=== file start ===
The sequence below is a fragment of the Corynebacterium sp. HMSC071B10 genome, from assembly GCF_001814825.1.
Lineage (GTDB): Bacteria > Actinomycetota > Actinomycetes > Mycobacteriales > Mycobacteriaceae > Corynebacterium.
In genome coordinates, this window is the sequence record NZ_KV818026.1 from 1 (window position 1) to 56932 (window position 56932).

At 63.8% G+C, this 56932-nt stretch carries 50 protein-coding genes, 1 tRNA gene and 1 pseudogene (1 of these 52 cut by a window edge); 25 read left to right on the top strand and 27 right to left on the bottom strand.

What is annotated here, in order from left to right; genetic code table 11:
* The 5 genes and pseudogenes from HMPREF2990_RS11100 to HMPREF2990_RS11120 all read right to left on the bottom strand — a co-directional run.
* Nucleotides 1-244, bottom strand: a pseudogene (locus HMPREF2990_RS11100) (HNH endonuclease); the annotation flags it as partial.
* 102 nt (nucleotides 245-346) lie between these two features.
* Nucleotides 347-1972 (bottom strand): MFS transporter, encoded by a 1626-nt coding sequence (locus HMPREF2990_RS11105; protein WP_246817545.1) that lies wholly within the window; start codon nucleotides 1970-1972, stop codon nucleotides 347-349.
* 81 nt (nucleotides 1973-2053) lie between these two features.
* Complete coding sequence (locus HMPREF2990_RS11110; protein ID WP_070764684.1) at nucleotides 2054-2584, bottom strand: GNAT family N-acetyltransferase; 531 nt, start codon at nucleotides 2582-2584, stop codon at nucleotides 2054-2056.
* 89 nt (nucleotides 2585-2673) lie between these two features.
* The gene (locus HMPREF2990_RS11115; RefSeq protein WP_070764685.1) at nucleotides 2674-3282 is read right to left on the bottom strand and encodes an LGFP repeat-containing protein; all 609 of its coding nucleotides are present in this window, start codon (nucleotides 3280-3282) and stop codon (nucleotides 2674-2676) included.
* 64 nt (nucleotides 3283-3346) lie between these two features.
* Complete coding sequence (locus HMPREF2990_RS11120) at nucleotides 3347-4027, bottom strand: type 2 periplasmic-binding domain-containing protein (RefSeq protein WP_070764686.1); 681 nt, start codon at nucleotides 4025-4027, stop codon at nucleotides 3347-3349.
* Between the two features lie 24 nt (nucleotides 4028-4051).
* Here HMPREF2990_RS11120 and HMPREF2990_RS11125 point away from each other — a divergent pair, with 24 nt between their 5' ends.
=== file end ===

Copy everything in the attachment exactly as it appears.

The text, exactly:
The sequence below is a fragment of the Corynebacterium sp. HMSC071B10 genome, from assembly GCF_001814825.1.
Lineage (GTDB): Bacteria > Actinomycetota > Actinomycetes > Mycobacteriales > Mycobacteriaceae > Corynebacterium.
In genome coordinates, this window is the sequence record NZ_KV818026.1 from 1 (window position 1) to 56932 (window position 56932).

At 63.8% G+C, this 56932-nt stretch carries 50 protein-coding genes, 1 tRNA gene and 1 pseudogene (1 of these 52 cut by a window edge); 25 read left to right on the top strand and 27 right to left on the bottom strand.

What is annotated here, in order from left to right; genetic code table 11:
* The 5 genes and pseudogenes from HMPREF2990_RS11100 to HMPREF2990_RS11120 all read right to left on the bottom strand — a co-directional run.
* Nucleotides 1-244, bottom strand: a pseudogene (locus HMPREF2990_RS11100) (HNH endonuclease); the annotation flags it as partial.
* 102 nt (nucleotides 245-346) lie between these two features.
* Nucleotides 347-1972 (bottom strand): MFS transporter, encoded by a 1626-nt coding sequence (locus HMPREF2990_RS11105; protein WP_246817545.1) that lies wholly within the window; start codon nucleotides 1970-1972, stop codon nucleotides 347-349.
* 81 nt (nucleotides 1973-2053) lie between these two features.
* Complete coding sequence (locus HMPREF2990_RS11110; protein ID WP_070764684.1) at nucleotides 2054-2584, bottom strand: GNAT family N-acetyltransferase; 531 nt, start codon at nucleotides 2582-2584, stop codon at nucleotides 2054-2056.
* 89 nt (nucleotides 2585-2673) lie between these two features.
* The gene (locus HMPREF2990_RS11115; RefSeq protein WP_070764685.1) at nucleotides 2674-3282 is read right to left on the bottom strand and encodes an LGFP repeat-containing protein; all 609 of its coding nucleotides are present in this window, start codon (nucleotides 3280-3282) and stop codon (nucleotides 2674-2676) included.
* 64 nt (nucleotides 3283-3346) lie between these two features.
* Complete coding sequence (locus HMPREF2990_RS11120) at nucleotides 3347-4027, bottom strand: type 2 periplasmic-binding domain-containing protein (RefSeq protein WP_070764686.1); 681 nt, start codon at nucleotides 4025-4027, stop codon at nucleotides 3347-3349.
* Between the two features lie 24 nt (nucleotides 4028-4051).
* Here HMPREF2990_RS11120 and HMPREF2990_RS11125 point away from each other — a divergent pair, with 24 nt between their 5' ends.